Our tastes with regard to the 'standards' (tunes commonly known and performed by jazz musicians) are powerfully influenced by our earliest exposure to these tunes. In my case, the first recording of Hoagy Carmichael's 'Stardust' I heard was, incredibly, this obscure track by the composer and 'His Pals' in 1927. Not just my first 'Stardust', but also THE first recorded version.
Since I was 14, the song 'Stardust' has primarily meant the treatment found here. The melody carries a wistful combination of innocence and regret, heavy with emotion yet introverted, lacking the vulgar emoting jazz musicians have inflicted on it so often.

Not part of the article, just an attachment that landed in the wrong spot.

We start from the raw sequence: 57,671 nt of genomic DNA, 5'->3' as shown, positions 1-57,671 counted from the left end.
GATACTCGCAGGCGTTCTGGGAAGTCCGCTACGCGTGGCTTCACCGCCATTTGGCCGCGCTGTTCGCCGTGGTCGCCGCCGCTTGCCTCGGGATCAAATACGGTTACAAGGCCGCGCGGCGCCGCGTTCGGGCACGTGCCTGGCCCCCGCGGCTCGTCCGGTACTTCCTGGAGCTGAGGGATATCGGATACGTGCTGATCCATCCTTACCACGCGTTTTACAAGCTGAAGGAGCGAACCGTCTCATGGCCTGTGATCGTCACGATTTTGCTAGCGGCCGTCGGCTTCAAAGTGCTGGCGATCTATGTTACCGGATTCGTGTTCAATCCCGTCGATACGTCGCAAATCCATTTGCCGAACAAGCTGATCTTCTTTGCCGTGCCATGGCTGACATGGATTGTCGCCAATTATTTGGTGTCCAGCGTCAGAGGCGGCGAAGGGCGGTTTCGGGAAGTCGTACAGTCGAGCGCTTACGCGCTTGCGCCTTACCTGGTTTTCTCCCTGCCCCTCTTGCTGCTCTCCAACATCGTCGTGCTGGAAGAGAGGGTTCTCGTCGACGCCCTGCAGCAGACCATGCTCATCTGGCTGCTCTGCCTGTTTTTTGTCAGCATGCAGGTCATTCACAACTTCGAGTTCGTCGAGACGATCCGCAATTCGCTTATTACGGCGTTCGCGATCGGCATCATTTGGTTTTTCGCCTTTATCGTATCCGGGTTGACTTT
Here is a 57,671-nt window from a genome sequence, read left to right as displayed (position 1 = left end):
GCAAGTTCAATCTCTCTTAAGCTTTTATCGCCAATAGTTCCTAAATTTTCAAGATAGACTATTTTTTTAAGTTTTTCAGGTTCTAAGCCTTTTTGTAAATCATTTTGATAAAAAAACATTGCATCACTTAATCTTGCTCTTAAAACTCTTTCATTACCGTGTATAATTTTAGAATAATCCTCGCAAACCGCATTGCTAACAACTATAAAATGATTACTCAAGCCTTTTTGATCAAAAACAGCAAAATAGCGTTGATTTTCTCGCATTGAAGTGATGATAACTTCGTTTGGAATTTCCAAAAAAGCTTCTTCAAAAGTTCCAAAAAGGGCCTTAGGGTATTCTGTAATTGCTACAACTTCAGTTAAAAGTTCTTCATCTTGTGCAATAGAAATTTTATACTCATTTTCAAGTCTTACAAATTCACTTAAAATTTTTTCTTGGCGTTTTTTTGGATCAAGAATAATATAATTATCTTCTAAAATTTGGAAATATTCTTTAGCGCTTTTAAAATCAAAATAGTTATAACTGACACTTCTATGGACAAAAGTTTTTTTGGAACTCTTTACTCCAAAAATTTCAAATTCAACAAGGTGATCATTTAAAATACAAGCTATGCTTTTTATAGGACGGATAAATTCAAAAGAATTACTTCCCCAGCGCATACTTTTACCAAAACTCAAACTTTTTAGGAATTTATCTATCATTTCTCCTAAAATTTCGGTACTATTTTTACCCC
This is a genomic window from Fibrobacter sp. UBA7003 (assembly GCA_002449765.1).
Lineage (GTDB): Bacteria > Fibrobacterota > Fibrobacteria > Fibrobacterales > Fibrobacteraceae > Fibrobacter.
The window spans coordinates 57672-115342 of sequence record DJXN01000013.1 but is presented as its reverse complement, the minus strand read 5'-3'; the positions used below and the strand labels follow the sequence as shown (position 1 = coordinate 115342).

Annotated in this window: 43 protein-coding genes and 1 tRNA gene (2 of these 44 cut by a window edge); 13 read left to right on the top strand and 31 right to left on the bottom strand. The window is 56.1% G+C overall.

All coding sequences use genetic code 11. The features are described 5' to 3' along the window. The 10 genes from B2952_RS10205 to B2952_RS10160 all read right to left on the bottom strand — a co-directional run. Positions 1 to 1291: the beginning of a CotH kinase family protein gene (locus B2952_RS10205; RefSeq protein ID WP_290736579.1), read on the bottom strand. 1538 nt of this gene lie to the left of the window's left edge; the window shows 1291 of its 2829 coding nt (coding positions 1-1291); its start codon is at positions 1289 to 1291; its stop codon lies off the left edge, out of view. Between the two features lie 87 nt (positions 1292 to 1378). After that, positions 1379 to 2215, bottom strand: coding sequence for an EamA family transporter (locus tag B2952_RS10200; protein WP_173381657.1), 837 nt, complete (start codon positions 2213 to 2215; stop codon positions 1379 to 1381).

As I discovered other versions of the song (Louis Armstrong valiantly reaching, Charlie Christian and Benny Goodman relaxed, searching), these different treatments moved into my musical consciousness, alongside the original. But I find myself coming back to this one to enjoy the melodic variations from the cornet, alto sax, piano and clarinet. These musicians are not jazz greats, but somehow their efforts - awkward yet full of hopes and dreams - provide a narrative that matches the song so well.